This post may in fact be a continuation of yesterday's rant; but I'll be heading off on a somewhat different tangent and hopefully rounding out and concluding my present contemplations on the notion that life must have some kind of purpose.
One of the concepts the Catholic Church co-opted from the Ancient Greek philosophers was the idea of Natural Law; and if the selection of articles I read yesterday on Life Site News
are anything to go by, it's one that still heavily infuses their thinking on matters of morality, particularly (and the cynic in me says exclusively
) sexual morality. I am once again reminded of Stephen Fry's most elegantly cutting summation
of the Catholic Church's attitude to sex - "The only people who are obsessed with food are anorexics and the morbidly obese; and that, in erotic terms, is the Catholic Church in a nutshell."
But I digress...well, a bit. The basis of Natural Law in terms of ethical reasoning is that everything in nature - in creation, as religious believers would have it - is directed towards a natural end, an ultimate purpose. What this means in terms of sex, since this is the example most readily to hand, is that the proper, natural purpose of sex is procreation. The upshot of this is that any
use or practise of sex that is not accompanied by the active intent to conceive is violating its correct moral end. Hence the church's condemnation of homosexuality and its insistence that nonprocreative sexual activity is the height of selfishness, an act of moral evil.
I'll leave aside, for the time being, the fact that the only arena in which the church's adherence to Natural Law theory apparently prevails is in matters of sex and reproduction - in most other aspects of life, natural moral ends tend to fall by the wayside. But what of this idea that nature itself, upon rational examination, yields answers to the philosophical quandaries of what we are here for and what we ought to do with our lives? You might think, on the basis of my professed pantheistic leanings, that I would be all over the idea that nature provides the key to understanding our purpose in life; I have already indicated my enthusiasm for Sam Harris's claim that science can determine human values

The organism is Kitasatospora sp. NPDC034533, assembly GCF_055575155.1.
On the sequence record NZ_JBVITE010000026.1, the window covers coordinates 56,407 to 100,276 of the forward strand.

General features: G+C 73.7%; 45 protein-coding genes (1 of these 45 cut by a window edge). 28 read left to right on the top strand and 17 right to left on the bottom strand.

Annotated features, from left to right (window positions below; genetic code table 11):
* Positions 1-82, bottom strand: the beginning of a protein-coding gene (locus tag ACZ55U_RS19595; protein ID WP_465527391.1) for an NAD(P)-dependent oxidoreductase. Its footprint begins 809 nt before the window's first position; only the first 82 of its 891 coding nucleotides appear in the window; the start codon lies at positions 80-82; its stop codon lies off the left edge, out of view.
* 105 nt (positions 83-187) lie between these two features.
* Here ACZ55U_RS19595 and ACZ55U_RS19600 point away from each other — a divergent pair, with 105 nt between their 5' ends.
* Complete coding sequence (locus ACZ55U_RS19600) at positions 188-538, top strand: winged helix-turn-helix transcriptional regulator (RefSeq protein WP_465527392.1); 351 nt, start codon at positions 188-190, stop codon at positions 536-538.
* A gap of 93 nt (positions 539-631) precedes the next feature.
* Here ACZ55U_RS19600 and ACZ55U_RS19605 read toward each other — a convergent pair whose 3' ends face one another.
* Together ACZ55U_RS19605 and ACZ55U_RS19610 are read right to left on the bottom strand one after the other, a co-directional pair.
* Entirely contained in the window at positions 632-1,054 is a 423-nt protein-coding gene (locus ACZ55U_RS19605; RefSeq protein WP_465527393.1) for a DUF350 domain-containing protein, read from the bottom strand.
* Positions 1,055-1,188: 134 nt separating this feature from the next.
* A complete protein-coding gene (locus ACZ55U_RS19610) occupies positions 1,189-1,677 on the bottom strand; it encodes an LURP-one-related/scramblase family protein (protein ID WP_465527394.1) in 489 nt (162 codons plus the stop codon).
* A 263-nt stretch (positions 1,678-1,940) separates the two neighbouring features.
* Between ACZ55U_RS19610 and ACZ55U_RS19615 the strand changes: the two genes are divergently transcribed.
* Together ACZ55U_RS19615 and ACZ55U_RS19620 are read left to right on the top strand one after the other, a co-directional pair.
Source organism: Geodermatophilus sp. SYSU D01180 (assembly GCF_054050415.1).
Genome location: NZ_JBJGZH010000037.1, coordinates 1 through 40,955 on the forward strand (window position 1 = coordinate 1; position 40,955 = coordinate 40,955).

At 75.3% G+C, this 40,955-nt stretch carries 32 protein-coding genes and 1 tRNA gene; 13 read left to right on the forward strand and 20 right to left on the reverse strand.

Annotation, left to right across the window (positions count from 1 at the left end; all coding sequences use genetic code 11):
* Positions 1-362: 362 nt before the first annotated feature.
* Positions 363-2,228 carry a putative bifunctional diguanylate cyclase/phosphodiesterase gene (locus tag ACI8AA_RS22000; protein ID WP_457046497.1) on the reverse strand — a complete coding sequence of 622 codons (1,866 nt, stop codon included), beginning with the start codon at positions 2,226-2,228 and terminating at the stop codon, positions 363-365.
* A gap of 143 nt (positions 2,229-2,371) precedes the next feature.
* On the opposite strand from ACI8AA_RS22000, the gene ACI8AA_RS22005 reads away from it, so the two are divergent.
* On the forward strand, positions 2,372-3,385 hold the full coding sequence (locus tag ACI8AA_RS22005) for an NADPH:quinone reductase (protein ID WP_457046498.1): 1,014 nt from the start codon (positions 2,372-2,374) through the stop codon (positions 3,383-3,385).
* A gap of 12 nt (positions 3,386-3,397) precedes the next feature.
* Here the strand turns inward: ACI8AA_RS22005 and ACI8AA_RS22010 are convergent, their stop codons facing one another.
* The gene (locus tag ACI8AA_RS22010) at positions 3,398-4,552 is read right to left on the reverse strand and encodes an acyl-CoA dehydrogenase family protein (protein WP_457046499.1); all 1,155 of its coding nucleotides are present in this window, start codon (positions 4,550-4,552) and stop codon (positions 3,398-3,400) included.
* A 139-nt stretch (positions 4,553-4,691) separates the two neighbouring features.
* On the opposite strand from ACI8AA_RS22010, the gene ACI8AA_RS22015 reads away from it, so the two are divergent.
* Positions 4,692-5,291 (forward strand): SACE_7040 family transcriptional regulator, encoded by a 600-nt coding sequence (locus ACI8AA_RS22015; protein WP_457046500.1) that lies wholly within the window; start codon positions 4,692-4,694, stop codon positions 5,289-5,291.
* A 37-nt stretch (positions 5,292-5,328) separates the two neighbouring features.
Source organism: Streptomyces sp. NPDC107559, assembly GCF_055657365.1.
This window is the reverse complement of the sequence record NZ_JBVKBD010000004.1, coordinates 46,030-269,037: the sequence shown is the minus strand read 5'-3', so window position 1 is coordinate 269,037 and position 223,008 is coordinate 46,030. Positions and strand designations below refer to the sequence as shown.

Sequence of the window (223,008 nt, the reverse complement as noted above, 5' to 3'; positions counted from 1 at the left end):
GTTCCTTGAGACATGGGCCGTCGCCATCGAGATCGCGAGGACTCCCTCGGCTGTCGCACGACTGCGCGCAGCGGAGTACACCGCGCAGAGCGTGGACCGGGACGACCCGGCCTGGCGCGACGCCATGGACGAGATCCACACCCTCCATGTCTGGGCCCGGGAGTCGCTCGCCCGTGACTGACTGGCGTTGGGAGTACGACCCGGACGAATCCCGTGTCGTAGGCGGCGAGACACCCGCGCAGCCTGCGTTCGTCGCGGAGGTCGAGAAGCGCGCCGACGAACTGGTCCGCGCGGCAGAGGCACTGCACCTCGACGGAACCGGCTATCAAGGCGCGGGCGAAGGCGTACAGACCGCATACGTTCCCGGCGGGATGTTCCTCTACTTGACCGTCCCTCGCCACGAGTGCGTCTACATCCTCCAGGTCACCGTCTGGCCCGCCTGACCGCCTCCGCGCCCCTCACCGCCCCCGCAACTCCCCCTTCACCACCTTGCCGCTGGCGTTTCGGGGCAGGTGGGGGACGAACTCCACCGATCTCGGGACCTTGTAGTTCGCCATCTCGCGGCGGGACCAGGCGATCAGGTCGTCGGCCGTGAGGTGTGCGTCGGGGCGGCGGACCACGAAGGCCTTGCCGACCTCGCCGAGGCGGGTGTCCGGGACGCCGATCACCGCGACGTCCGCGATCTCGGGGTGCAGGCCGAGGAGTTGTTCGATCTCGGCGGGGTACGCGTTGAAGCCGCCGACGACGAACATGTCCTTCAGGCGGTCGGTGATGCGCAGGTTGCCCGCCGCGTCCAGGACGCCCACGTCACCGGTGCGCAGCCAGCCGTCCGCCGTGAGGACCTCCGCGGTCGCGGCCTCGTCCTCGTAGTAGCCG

through examination of what constitutes human well-being in the world as it is. I think there is a genuine sense in which nature can and does inform our moral thinking and behaviour. This is not, however, the sense in which it is used by Natural Law theorists.
The defining feature of the concept of Natural Law is, of course, this idea of natural ends
- everything, including the human animal, has a purpose, a reason for being, some goal that it was designed to accomplish. Behaving in ways that tend towards this designated end is thus morally good; behaving in ways that don’t tend towards it is morally bad, wrong, evil, unnatural
. Notice right away the first glaring problem with this assessment – its narrow conception of purposes and ends. Everything has an end
, singular. Nothing ought to be repurposed, hacked, or in any way moved from the correct channel that leads towards the achievement of its one true object. The idea is laughable when taken to its logical extreme.
Notice also the problem inherent in the very question of how we can know
what the particular purpose or end of any being or action is or ought to be. Undoubtedly the ancient philosophers observed the world around them, noting that certain beings tended to behave purposefully and that certain actions tended towards certain ends. So far, so good – but by what leap of reasoning does one conclude that because something tends towards
some end, that one particular end constitutes its true purpose
This may have been what David Hume was getting at with his insistence that one cannot derive an 'ought' from an 'is' – you can’t look at what is the case in nature and thus determine what should be the case in an ethical sense. I have my own issues with this idea – I don’t know how else you can